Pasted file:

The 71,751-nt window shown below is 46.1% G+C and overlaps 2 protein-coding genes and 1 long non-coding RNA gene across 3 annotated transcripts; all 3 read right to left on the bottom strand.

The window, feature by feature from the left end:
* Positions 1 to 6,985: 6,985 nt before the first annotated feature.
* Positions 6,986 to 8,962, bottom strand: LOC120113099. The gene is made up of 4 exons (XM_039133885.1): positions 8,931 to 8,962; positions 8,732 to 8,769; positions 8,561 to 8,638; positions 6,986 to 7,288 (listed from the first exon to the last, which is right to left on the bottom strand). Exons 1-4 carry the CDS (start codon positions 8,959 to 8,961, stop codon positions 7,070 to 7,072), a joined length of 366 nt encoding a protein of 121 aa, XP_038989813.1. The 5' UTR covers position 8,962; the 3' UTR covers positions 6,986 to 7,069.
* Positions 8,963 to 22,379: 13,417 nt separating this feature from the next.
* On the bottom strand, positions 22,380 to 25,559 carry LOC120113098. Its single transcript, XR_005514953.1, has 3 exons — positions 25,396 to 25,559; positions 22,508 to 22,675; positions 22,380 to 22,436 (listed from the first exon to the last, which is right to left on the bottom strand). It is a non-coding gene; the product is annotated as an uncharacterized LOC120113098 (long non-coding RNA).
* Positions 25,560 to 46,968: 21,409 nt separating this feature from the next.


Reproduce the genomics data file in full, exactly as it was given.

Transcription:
The 71,751-nt window shown below is 46.1% G+C and overlaps 2 protein-coding genes and 1 long non-coding RNA gene across 3 annotated transcripts; all 3 read right to left on the bottom strand.

The window, feature by feature from the left end:
* Positions 1 to 6,985: 6,985 nt before the first annotated feature.
* Positions 6,986 to 8,962, bottom strand: LOC120113099. The gene is made up of 4 exons (XM_039133885.1): positions 8,931 to 8,962; positions 8,732 to 8,769; positions 8,561 to 8,638; positions 6,986 to 7,288 (listed from the first exon to the last, which is right to left on the bottom strand). Exons 1-4 carry the CDS (start codon positions 8,959 to 8,961, stop codon positions 7,070 to 7,072), a joined length of 366 nt encoding a protein of 121 aa, XP_038989813.1. The 5' UTR covers position 8,962; the 3' UTR covers positions 6,986 to 7,069.
* Positions 8,963 to 22,379: 13,417 nt separating this feature from the next.
* On the bottom strand, positions 22,380 to 25,559 carry LOC120113098. Its single transcript, XR_005514953.1, has 3 exons — positions 25,396 to 25,559; positions 22,508 to 22,675; positions 22,380 to 22,436 (listed from the first exon to the last, which is right to left on the bottom strand). It is a non-coding gene; the product is annotated as an uncharacterized LOC120113098 (long non-coding RNA).
* Positions 25,560 to 46,968: 21,409 nt separating this feature from the next.